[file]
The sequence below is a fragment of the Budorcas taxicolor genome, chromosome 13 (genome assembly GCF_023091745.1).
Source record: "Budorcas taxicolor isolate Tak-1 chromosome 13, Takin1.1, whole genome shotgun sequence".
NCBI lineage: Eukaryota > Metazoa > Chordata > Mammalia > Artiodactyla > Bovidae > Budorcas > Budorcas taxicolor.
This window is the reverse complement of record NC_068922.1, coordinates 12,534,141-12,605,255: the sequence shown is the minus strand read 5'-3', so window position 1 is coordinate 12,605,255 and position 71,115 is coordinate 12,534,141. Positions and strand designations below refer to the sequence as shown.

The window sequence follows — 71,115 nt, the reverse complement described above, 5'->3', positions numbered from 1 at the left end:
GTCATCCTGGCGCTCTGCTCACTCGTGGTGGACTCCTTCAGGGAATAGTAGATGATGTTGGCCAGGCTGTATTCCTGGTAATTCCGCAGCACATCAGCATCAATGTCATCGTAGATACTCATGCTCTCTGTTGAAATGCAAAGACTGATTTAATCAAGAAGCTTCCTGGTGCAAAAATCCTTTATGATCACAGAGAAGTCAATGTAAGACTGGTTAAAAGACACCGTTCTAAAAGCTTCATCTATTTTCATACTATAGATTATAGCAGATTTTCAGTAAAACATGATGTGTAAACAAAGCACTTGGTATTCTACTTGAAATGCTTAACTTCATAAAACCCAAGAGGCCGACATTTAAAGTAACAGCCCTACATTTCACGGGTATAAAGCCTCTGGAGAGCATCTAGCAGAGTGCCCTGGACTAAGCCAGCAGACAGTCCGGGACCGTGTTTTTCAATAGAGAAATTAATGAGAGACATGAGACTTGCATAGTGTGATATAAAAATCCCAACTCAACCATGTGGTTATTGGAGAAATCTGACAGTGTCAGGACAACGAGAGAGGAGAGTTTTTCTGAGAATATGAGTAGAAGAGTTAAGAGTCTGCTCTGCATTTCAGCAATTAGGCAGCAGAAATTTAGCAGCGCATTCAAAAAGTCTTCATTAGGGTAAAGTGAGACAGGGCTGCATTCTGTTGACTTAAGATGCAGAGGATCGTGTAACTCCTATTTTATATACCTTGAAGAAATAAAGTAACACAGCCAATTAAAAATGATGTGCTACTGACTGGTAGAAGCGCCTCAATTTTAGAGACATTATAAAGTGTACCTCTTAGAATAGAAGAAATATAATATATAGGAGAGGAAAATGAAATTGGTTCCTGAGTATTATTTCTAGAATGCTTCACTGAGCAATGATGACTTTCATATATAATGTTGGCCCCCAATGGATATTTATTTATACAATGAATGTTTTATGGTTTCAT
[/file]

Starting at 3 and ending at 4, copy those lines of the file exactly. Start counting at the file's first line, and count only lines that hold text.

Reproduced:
NCBI lineage: Eukaryota > Metazoa > Chordata > Mammalia > Artiodactyla > Bovidae > Budorcas > Budorcas taxicolor.
This window is the reverse complement of record NC_068922.1, coordinates 12,534,141-12,605,255: the sequence shown is the minus strand read 5'-3', so window position 1 is coordinate 12,605,255 and position 71,115 is coordinate 12,534,141. Positions and strand designations below refer to the sequence as shown.